With new data showing a narrowing of the U.S. trade deficit, in part because of a drop in oil imports, few dispute the massive impact that the fracking boom could have on American energy fortunes. Instead, the conversation turns to the size and scale of this boom. A number of analysts have suggested the shale revolution will turbo-charge the economy for years, a development on the order of the steam engine or the Internet.
Citigroup's Ed Morse has authored a report claiming: Energy 2020: North America, the NewMiddle East?
Check out this jobs chart from that report:
Or this quote: "Surging supply growth could transform North America into the new Middle East by 2020, driven by growth in shale oil and gas, deepwater and oil sands resources." Harvard research fellow Leonardo Maugeri, in the meantime, has authored a similar report entitled Oil: the Next Revolution.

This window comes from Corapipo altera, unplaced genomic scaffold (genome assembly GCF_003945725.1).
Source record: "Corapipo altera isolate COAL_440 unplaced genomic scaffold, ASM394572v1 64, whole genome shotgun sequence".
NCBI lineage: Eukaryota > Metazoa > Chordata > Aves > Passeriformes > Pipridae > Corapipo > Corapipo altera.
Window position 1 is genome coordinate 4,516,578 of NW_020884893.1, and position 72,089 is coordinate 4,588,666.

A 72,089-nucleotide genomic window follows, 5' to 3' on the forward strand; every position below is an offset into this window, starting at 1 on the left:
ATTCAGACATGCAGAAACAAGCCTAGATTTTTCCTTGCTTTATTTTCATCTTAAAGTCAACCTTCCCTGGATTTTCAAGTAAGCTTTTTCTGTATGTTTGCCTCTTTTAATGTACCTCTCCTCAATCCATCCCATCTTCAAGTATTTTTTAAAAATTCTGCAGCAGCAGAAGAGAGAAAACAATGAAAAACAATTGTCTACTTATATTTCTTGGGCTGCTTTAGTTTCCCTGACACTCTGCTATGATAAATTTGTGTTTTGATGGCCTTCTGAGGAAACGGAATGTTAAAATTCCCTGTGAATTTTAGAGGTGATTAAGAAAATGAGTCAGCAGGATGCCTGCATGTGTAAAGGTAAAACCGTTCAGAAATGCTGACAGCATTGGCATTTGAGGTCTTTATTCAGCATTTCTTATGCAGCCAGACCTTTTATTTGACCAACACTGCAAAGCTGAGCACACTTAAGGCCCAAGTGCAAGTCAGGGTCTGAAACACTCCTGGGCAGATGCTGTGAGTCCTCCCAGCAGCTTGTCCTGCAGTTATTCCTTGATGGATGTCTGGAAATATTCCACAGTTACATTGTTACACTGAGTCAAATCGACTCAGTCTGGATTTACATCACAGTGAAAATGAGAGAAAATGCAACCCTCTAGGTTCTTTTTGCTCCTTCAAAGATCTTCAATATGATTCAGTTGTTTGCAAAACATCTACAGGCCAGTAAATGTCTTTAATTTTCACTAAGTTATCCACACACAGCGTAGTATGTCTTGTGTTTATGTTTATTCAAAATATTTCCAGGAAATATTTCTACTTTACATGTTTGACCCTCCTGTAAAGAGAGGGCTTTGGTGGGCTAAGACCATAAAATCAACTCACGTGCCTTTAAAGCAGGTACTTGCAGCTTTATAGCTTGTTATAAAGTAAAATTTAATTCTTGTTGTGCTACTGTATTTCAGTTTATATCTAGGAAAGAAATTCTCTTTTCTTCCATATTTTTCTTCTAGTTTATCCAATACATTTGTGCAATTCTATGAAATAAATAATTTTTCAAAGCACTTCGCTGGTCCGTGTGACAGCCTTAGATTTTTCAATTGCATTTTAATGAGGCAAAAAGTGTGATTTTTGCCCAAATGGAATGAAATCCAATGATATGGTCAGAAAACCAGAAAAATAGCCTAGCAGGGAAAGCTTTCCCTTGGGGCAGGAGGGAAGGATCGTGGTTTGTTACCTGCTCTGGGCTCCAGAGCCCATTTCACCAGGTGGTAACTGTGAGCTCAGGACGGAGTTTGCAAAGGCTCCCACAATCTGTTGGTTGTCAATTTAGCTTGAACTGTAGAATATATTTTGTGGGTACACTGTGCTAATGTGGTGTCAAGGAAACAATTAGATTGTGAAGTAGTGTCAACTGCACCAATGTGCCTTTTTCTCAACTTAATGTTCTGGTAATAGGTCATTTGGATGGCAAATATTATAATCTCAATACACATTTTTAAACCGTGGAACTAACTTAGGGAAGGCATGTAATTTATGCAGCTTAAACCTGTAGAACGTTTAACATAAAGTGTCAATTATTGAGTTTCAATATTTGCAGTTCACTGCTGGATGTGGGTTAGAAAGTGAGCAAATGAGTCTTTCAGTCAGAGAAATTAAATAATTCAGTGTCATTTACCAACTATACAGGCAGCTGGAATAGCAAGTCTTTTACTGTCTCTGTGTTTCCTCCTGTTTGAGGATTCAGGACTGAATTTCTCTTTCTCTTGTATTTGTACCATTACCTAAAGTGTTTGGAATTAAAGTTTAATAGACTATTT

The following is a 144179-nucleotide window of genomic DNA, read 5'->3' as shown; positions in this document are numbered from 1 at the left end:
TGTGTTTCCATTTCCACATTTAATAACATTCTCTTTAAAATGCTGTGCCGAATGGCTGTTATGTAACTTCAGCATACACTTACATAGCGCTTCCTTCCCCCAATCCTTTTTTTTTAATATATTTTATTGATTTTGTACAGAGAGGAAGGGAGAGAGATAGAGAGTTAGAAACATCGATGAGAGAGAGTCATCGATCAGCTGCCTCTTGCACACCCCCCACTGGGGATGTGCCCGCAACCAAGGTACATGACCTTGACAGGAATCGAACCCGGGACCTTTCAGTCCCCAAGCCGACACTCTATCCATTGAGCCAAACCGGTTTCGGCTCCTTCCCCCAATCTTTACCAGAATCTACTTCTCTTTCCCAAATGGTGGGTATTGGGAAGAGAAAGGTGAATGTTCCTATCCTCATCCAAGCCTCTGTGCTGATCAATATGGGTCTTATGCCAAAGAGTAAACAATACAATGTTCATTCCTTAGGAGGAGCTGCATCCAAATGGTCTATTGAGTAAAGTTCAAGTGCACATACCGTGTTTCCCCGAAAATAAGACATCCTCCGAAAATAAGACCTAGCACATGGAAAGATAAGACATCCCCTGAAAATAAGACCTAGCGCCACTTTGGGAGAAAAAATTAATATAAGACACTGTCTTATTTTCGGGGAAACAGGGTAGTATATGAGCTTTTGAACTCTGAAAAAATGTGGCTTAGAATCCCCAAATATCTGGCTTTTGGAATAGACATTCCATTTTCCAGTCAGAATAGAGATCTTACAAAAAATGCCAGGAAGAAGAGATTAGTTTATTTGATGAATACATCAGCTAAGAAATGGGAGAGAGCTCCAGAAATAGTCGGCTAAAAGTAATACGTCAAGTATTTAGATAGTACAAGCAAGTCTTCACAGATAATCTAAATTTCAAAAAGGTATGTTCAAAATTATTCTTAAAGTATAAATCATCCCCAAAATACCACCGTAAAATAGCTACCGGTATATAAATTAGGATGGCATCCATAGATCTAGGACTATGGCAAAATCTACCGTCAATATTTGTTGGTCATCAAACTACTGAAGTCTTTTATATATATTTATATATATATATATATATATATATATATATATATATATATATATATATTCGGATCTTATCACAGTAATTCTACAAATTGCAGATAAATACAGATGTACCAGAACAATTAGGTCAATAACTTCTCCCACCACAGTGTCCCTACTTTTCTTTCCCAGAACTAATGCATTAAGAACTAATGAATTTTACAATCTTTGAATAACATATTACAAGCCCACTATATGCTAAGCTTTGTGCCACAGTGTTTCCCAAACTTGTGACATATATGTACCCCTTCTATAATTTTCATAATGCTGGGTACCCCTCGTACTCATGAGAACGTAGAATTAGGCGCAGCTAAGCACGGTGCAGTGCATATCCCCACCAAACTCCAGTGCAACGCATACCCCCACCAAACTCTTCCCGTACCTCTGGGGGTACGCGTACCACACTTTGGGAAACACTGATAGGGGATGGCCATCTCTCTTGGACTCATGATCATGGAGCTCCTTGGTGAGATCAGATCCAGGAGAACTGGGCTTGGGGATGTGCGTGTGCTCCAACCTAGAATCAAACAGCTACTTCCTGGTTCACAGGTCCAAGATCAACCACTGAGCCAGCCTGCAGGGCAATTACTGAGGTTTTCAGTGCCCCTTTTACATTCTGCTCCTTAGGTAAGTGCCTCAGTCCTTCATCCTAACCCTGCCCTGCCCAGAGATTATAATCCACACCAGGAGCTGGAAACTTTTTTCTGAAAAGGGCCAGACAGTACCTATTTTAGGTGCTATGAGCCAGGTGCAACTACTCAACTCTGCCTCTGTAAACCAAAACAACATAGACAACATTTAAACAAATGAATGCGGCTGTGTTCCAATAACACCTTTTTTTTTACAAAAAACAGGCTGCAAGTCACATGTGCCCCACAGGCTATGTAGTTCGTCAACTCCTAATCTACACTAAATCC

A more moderated view is offered by our podcast guest this week. Trevor House of the Rhodium Group has a new report out suggesting "the long-term benefits are modest." To Houser, history suggests resource booms create manufacturing winners (resource sector) and losers (non-resource sectors). Here's his chart on how a resource surge affected Canada: blue bars winners, green bars losers.